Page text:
Medically reviewed by
Dacelin St Martin, MD
Triple board-certified in Sleep Medicine,
Internal Medicine, and Pediatrics.
A lot of things can disrupt your body’s circadian rhythm. It can be caused by anything from jet lag to shift work to altering your bedtime to suit your schedule.
These factors can wreck your sleep and put you in a cycle of continuous sleep deprivation. At first, you may have mild symptoms, like fatigue, daytime sleepiness, clumsiness, and irritability. Over time, chronic sleeplessness could lead to severe health conditions, like obesity, diabetes, heart disease, or high blood pressure.
What is a Circadian Rhythm?
Circadian rhythm is the body’s master timekeeper; an internal clock that operates on a 24-hour day cycle. It runs tirelessly taking you from wakefulness to sleepiness.
A circadian rhythm is not exclusive to humans, even plants and animals have one. In humans, our internal clock controls nearly all our bodies’ functions. It controls when we feel sleepy and when we feel alert; when we feel hungry; our metabolic rate; digestion; and mood.
The internal clock resides in the brain’s hypothalamus and it functions by collecting light information from the eyes. It passes on the information to other ‘workers’ in the brain, including the pineal gland, which releases melatonin, the sleep-inducing hormone.
Sufficient light entering the eyes tells our internal clock that it’s daytime. This information is sent to the pineal gland, which stops the production of melatonin, causing us to stay alert.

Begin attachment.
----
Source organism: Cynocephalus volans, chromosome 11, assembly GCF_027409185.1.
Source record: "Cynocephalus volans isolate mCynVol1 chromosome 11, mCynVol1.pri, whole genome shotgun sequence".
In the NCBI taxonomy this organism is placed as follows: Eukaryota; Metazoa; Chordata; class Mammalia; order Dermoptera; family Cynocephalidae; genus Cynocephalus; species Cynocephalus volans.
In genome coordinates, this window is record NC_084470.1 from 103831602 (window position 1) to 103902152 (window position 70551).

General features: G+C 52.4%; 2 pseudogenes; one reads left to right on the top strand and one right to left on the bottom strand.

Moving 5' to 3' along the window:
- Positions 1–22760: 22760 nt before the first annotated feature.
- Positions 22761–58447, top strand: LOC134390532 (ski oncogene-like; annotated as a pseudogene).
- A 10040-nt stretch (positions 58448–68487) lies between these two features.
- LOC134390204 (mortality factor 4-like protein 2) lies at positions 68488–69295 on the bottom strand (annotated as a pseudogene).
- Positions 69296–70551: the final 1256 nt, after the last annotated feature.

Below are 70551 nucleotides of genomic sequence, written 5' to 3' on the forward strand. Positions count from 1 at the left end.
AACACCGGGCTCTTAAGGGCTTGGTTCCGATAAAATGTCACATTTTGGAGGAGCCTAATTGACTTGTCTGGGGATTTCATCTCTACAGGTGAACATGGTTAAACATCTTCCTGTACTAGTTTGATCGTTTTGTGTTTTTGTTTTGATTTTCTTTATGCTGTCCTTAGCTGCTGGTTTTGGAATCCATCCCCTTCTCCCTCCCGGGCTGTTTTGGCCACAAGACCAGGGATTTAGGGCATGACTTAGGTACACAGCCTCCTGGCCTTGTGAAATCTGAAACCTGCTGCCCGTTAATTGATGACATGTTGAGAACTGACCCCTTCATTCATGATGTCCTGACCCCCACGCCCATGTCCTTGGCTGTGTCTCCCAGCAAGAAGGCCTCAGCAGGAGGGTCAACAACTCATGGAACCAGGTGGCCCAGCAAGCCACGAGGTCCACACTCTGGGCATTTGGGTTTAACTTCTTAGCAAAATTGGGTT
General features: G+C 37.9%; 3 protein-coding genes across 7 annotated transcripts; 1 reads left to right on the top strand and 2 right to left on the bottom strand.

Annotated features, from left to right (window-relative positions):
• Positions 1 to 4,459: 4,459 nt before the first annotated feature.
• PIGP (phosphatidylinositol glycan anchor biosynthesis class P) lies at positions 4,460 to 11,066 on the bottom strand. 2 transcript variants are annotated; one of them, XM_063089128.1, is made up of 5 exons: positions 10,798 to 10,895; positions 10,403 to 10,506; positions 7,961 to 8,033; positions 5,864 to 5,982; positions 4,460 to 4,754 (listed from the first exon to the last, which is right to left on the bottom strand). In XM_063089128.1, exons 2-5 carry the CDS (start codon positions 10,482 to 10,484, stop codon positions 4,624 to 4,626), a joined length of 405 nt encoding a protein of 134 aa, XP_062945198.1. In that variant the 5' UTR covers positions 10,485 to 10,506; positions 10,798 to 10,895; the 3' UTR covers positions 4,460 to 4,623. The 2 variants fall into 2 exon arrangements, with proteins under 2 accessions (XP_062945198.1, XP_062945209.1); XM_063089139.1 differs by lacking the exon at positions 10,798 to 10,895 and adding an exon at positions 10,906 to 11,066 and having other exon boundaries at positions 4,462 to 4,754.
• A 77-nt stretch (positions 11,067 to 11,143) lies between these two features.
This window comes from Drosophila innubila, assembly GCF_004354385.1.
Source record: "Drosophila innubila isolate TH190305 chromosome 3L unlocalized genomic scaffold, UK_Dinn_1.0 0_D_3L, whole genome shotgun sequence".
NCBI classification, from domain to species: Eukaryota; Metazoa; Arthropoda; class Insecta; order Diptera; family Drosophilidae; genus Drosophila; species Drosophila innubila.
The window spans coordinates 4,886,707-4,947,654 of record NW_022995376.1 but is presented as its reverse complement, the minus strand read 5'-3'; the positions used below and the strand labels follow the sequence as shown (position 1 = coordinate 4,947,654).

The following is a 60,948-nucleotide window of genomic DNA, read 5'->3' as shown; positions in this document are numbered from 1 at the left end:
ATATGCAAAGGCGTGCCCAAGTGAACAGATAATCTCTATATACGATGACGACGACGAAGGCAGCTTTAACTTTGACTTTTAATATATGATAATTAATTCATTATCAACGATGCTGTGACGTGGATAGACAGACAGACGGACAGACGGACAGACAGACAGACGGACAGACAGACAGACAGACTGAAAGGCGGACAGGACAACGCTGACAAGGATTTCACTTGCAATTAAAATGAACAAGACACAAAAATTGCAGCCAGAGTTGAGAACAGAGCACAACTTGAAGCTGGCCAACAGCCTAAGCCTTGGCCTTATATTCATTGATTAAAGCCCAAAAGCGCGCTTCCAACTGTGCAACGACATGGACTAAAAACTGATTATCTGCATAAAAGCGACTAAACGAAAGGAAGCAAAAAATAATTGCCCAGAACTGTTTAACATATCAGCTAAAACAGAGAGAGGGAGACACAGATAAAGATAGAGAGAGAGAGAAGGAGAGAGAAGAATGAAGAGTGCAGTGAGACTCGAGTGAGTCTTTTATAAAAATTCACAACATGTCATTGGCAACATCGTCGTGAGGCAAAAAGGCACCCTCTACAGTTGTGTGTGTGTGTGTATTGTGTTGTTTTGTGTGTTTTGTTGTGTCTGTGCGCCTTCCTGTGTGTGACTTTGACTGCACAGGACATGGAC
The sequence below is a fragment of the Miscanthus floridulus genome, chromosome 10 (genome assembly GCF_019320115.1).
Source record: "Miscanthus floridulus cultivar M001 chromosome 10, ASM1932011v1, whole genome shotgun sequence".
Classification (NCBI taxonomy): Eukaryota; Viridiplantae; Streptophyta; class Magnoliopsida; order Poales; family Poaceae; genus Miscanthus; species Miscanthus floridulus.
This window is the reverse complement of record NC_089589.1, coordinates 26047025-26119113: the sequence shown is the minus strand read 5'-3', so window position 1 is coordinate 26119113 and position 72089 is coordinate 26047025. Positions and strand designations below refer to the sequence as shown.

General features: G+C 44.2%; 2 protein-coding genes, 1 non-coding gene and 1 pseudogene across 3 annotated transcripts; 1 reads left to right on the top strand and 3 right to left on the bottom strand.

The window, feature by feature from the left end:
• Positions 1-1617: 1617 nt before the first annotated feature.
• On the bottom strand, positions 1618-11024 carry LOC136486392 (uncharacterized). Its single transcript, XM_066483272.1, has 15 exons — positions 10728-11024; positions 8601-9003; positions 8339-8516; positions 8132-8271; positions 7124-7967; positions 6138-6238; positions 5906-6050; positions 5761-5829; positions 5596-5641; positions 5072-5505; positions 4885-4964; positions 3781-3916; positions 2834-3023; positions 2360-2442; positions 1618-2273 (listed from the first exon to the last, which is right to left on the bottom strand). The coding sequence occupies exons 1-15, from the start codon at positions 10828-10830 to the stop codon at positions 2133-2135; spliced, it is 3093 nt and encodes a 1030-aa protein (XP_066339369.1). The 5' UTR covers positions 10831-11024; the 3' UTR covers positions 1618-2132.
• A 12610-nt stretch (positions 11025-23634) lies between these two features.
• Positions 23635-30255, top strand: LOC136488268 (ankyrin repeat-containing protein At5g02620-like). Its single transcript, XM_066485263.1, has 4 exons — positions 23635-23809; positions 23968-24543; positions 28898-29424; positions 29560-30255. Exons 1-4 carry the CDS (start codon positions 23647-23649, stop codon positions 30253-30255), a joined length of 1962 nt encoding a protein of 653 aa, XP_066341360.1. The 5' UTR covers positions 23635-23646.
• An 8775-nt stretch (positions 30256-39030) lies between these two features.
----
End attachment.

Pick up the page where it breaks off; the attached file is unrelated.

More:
However, when less light is received, our internal clock interprets it to be nighttime, so the pineal gland starts producing the sleep hormone to help us sleep. That’s why the light signals we send to our brain – either from sunlight or a digital device – can either support our sleep schedule or steer it off track.
Circadian Rhythm Sleep Disorder
When your circadian rhythm is out of whack, you may have a Circadian Rhythm Sleep Disorder (CRSD). This disorder consists of six conditions where the internal circadian timing system and desired sleep-wake times are not in proper alignment. However, before you seek help from your doctor, you may want to try these tips to get your sleep back on track.
6 Ways to Reset Circadian Rhythm
1) Adjust Your Sleep Schedule Gradually
For many of us, it helps to take slow and steady steps when we want to achieve long-term results.
If you’re a chronic late sleeper and your new aim is to start sleeping earlier, it’ll help you physically and mentally to scale back your bedtime in 15- to 30-minute increments until you reach your desired bedtime.
For example, say your regular bedtime is 1 am, but you want to change it to 10 pm. It is recommended you go to bed no more than 15–30 minutes earlier on the first day.
Three days later, after your body has adjusted to the new time, scale back your bedtime to another 15 to 30 minutes. Continue this process until you reach your desired bedtime. There’s a good chance you’ll need to set your desired wake time on your alarm clock.